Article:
Lacan complete diagram

The emergence of distinct erogenous zones in drives is the result of another cut [development, further extension], based on some sort of analogy with anatomical margins or borders like the lips or the anus. This extends to erogenous objects like the faeces or the phallus '(as an imaginary object)' [the original boundary is the 'penile groove']. Lacan also wants to include 'the phoneme, the gaze, the voice… And the nothing)' (693). What links these objects is that they 'have no specular image' therefore no otherness, and it is this that makes them the very key to apparently self conscious subjectivity which claims the same. Again we see the phenomena in the claim that we can designate ourself as full subjects in a statement. [Very baffling here with an example that doesn't help about a writers block connected to the fantasy of producing a turd. Maybe it is that we think that the products of erogenous drives are uniquely subjective, perhaps because they are so private and secretive?]. These objects cannot be grasped in mirrors, but they are specular images nevertheless, just ones that seem to be produced by mysterious significant forces.

The term on the top left, signifier of a lack in the Other, produces a kind of closing of signification, but from unconscious enunciation. [Because something has been subtracted from the limitless signifiers in the Other?] Nevertheless, it is the Other that still gives value to this sort of signification, [as in the bit earlier where the Other is asking those important questions]. The whole top section extends such significance to the interactions in the lower chain, 'in other words, in terms of the drive'.We can do no better in grasping this role, because 'there is no Other of the Other'. At least this helps psychoanalysts, who try to answer the question of what the Other wants from me, because there is no ultimate truth they have to maintain.

The dead Father in the Freudian myth is situated in zone S of the barred Other, clearly a signifier of a lack in the Other. Usually, myths produce various rites, including psychoanalysis — which is not the Oedipal rite. This zone articulates something, is a signifier — and 'a signifier is what represents the subject to another signifier' (694). [It is possible here that 'signifier' refers to a source of signification rather than to a concrete element of a sign?]. All the other signifiers also represent the subject to this latter signifier [I am not at all sure why — only if the Other is being used in the construction of a consistent subject?]. There must be a signifier to which the subject is represented, or they represent nothing. [A further example of the necessary confirmatory role of the Other?].

The 'battery of signifiers'is complete in itself, requiring its representative function to be depicted by a line drawn from the circle. [Mystifyingly, and lying no doubt in Frege], 'This can be symbolised by the inheritance of a (-1) in the set of signifiers'. [Is this the same as the empty signifier in Barthes?] Apparently, this is in operation whenever a proper name is pronounced. [After some mysterious algebra], the subject misses something by thinking that he is 'exhaustively accounted for by his cogito — he is missing what is unthinkable about him'. [Really difficult here. A bit of set theory saying that a set cannot be known by any element it contains?  — it seems to have something to do with subjects lacking proper names, possibly except when others award them?]. As a result, the [normal, or subject of the statement] subject cannot know where he comes from: he does not even know he is alive [referring back to the example of subjects not knowing they are dead until someone tells them]. How can he prove it to himself? What am I?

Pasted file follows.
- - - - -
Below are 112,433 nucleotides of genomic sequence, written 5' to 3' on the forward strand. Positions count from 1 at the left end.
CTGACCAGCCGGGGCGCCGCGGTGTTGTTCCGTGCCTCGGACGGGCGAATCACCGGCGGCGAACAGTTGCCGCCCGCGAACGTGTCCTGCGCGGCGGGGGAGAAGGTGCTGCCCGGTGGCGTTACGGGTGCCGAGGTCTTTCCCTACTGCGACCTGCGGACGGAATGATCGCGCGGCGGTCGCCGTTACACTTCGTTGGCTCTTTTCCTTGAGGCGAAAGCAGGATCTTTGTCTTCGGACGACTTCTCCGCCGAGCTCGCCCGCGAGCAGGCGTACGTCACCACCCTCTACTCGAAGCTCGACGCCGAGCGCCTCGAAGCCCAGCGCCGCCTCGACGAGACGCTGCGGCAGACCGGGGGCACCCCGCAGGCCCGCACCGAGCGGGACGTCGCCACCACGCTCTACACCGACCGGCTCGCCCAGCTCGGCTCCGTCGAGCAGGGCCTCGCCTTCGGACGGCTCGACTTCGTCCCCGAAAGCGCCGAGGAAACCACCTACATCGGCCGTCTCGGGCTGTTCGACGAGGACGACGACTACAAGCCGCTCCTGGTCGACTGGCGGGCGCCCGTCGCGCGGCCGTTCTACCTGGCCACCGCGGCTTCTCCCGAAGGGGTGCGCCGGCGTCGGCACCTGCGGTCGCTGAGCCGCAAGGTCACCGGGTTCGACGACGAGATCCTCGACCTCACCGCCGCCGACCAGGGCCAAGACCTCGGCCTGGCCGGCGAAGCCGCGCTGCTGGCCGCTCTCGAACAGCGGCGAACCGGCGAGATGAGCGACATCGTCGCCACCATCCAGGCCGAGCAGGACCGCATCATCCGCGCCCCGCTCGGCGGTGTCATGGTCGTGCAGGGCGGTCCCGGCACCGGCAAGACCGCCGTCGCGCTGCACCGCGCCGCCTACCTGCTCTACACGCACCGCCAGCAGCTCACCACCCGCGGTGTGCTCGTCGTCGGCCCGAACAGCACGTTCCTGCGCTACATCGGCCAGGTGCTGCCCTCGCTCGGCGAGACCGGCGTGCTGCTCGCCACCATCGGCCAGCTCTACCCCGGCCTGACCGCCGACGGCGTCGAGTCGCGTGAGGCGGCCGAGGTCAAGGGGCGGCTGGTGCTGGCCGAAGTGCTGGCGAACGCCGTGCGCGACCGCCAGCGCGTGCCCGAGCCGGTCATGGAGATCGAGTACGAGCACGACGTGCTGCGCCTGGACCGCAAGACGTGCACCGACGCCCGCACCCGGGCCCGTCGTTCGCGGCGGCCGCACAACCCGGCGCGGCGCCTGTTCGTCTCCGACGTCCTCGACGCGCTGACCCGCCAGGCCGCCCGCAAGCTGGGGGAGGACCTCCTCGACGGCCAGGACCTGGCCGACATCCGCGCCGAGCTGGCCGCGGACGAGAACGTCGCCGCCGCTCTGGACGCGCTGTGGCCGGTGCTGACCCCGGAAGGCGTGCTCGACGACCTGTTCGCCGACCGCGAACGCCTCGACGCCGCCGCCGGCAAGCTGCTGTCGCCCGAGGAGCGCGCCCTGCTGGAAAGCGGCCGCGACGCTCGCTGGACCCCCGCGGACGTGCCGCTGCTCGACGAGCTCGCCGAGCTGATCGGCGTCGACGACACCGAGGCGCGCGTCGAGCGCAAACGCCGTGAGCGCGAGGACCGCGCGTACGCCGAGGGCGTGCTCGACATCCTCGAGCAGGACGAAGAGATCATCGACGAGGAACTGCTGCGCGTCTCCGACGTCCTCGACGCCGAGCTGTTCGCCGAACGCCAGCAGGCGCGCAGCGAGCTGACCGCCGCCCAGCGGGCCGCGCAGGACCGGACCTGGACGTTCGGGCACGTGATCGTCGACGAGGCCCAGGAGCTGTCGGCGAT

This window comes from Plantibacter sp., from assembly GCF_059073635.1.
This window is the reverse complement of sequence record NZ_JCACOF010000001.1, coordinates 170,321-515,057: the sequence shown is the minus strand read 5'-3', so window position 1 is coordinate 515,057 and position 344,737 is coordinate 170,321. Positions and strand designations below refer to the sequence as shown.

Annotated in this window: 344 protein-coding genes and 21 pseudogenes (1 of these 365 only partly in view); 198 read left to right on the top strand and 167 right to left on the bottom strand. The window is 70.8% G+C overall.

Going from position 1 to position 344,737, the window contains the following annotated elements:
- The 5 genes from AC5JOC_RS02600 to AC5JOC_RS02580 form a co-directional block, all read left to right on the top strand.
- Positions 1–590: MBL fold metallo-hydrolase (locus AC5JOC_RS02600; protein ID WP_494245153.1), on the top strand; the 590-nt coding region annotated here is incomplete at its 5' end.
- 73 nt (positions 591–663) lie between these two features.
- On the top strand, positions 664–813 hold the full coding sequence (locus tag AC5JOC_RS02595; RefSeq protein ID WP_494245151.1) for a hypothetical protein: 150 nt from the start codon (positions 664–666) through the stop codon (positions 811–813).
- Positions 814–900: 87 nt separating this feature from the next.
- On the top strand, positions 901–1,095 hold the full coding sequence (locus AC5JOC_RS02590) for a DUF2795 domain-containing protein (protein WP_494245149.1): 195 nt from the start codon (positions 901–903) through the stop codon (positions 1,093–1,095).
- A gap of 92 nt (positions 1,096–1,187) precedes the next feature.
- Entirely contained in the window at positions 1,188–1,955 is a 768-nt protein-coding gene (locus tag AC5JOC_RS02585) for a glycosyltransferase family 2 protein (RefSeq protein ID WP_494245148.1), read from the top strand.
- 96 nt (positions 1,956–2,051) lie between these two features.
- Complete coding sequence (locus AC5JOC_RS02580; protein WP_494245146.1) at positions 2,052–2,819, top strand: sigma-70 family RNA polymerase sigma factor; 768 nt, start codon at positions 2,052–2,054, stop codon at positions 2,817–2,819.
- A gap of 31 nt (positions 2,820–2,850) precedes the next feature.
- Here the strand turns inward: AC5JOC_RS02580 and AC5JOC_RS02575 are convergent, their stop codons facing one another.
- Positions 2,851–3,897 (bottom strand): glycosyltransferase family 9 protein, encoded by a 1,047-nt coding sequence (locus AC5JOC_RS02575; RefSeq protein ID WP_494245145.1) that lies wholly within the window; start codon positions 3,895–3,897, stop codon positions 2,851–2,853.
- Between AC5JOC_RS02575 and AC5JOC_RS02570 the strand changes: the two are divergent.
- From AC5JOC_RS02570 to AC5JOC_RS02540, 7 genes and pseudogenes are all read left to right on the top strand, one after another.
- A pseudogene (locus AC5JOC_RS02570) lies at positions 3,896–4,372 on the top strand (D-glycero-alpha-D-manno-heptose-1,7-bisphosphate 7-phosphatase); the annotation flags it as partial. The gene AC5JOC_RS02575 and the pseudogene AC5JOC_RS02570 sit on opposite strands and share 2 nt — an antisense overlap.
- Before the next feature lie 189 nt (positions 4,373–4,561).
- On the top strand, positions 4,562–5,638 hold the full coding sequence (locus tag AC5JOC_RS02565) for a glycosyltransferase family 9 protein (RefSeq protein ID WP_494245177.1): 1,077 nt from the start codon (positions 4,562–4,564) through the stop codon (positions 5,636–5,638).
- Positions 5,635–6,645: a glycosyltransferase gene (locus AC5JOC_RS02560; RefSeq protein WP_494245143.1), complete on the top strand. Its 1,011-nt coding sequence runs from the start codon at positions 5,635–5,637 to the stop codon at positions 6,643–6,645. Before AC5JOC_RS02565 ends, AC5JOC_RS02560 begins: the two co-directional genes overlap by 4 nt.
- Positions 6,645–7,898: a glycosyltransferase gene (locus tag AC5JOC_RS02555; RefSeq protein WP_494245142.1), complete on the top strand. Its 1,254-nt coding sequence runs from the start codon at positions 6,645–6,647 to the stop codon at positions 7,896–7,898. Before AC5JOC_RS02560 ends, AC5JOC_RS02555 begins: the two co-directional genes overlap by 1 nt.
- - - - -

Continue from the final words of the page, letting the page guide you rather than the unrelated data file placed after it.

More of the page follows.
We can at least prove to the Other that he exists, taking parallels with arguments about the existence of God, which were replaced only by the practice of loving him rather than logically demonstrating his presence. The only solution seems to involve Jouissance. Without such Jouissance, the universe would be in vain. This jouissance is accessible to me, I am responsible for it, but it is usually forbidden to me. This forbidding is not just a result of social repression, and nor can we blame some divine Other, which leaves only the I to blame (695), for example in the notion of original sin, which gets us back to the Oedipal myth again.

By contrast, there is the castration complex, which serves as a 'mainspring' of subversion. Again Freud was the first to note this. It has rarely been properly explored in psychoanalysis, however, and has been replaced by a more Philistine general psychology. What it actually does is to constitute a gap in the subject, which is usually avoided in conventional thought. In this gap, 'logic is disconcerted' because the imaginary produces a disjunction in the symbolic. We should use this process to try to create an analytic method 'from a sort of calculus'.

[Then a diversion into rejecting religious interpretations of the signifier of lack in the Other. Lévi-Strauss must also be rejected for seeing this residual religiosity as a zero symbol: it is the lack of this zero symbol that is more important. There is an obscure justification for using a particular symbol, the square root of -1, also written as i]

Jouissance is forbidden to however speaks, prohibited by the Law. If it were lawful, we would get subjects obeying the lawful definition, which would not be jouissance. The Law bars the subject in order to bar access to jouissance. This takes the form of developing lawful and limiting pleasure, at least as far as not tolerating incest. This was not just Freud following tradition, because it helps solve a problem with the castration complex.

Jouissance is symbolized by the phallus, and it is that that makes it potentially infinite. Prohibition must appear as a mark which requires a sacrifice. The phallus, 'the image of the penis' becomes negative as a specular image and that helps it represent the potentials and prohibitions of jouissance. This is an additional imaginary function, not the symbolism of sacrifice.